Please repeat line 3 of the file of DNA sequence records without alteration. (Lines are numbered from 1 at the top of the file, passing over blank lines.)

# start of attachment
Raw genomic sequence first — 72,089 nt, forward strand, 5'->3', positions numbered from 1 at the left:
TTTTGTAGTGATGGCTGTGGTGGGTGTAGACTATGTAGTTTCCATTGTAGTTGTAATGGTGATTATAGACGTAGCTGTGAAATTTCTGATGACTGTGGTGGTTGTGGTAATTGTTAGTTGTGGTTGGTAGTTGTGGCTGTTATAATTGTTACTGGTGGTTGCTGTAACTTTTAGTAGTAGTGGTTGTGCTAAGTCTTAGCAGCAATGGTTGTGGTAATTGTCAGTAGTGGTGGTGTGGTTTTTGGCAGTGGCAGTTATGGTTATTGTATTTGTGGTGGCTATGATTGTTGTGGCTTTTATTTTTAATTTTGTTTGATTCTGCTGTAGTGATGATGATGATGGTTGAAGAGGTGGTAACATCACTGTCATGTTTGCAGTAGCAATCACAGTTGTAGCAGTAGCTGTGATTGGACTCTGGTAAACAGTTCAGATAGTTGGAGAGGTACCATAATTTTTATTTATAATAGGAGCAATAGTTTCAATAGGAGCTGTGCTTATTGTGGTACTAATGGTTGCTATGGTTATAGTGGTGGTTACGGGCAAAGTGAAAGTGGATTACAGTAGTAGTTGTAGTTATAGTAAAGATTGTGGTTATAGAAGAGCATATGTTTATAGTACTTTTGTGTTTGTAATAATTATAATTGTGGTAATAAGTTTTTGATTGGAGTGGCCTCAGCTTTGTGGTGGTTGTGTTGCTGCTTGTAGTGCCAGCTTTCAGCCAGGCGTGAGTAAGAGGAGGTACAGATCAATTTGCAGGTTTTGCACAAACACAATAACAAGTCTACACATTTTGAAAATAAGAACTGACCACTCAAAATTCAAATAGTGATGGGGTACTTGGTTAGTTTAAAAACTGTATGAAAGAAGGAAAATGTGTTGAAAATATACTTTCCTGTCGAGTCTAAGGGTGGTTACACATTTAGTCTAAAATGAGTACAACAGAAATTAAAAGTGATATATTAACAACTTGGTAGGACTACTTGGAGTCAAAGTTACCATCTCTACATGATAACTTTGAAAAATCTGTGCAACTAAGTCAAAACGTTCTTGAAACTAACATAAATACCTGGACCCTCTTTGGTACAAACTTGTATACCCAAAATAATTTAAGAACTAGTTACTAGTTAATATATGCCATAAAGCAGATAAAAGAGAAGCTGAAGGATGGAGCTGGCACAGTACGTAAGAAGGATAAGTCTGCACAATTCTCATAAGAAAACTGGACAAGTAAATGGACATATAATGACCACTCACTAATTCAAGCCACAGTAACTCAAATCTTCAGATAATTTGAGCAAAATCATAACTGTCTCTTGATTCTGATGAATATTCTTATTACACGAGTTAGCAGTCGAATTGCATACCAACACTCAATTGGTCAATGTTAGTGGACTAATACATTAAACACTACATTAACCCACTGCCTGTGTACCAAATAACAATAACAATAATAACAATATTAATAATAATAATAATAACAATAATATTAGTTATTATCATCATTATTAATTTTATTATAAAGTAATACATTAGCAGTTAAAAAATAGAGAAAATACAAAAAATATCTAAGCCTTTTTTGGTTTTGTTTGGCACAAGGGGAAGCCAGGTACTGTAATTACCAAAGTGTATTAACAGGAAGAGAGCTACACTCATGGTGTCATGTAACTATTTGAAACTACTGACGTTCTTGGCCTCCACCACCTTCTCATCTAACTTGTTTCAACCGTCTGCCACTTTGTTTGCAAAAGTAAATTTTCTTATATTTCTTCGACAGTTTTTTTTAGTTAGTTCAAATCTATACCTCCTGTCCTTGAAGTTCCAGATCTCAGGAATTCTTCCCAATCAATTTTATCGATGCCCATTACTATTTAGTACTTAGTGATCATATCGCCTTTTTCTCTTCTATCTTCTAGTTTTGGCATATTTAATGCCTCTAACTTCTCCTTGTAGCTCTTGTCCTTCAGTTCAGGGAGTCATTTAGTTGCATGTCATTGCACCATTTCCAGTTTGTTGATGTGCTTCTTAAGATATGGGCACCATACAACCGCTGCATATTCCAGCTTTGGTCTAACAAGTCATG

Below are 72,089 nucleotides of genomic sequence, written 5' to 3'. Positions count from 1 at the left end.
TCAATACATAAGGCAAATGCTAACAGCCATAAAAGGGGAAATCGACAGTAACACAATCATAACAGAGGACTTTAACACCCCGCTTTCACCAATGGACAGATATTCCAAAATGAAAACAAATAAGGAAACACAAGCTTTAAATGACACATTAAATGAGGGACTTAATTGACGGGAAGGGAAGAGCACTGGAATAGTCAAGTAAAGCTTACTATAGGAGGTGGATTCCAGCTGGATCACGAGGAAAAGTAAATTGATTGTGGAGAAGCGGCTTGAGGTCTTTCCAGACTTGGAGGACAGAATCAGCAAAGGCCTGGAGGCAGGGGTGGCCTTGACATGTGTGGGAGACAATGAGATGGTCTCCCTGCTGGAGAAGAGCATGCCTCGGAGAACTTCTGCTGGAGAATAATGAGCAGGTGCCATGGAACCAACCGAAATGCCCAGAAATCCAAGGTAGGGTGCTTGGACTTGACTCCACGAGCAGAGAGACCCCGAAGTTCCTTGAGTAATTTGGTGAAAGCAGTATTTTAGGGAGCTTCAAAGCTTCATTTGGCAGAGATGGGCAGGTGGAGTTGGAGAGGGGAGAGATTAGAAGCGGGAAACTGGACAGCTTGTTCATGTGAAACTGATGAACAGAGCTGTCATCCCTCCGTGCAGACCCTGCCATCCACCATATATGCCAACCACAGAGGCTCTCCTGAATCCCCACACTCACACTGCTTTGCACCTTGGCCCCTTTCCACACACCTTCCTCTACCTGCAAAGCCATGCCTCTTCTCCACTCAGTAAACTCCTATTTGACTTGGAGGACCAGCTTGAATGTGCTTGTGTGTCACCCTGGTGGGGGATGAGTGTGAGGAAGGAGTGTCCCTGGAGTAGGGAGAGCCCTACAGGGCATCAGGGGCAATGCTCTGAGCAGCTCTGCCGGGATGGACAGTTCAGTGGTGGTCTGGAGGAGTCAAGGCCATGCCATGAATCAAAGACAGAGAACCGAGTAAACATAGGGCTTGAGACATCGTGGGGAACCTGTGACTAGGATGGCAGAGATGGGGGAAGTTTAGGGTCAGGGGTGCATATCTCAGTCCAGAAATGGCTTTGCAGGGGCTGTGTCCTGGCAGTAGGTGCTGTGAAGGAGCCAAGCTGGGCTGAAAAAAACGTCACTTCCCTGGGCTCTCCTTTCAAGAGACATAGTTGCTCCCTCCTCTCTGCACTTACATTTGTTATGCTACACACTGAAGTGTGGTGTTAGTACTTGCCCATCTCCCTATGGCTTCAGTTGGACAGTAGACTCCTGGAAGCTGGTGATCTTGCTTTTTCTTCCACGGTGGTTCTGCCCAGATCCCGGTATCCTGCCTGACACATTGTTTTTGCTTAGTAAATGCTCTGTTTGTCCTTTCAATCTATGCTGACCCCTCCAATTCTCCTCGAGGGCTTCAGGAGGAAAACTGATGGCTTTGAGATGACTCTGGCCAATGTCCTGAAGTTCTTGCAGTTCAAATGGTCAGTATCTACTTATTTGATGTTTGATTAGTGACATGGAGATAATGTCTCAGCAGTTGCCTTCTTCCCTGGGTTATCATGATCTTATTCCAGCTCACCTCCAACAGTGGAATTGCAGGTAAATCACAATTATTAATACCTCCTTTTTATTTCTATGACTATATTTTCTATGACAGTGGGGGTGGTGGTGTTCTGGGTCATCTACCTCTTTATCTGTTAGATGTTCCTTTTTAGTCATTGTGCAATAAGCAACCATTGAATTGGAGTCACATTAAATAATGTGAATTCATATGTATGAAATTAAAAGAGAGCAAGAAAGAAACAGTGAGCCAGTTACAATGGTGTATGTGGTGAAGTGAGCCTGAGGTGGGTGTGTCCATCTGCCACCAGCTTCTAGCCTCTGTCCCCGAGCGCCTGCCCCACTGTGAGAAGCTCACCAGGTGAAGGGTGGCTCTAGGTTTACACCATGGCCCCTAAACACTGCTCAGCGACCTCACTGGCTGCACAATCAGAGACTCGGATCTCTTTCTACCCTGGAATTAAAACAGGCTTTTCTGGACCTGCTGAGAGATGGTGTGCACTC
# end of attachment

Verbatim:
Below are 72,089 nucleotides of genomic sequence, written 5' to 3'. Positions count from 1 at the left end.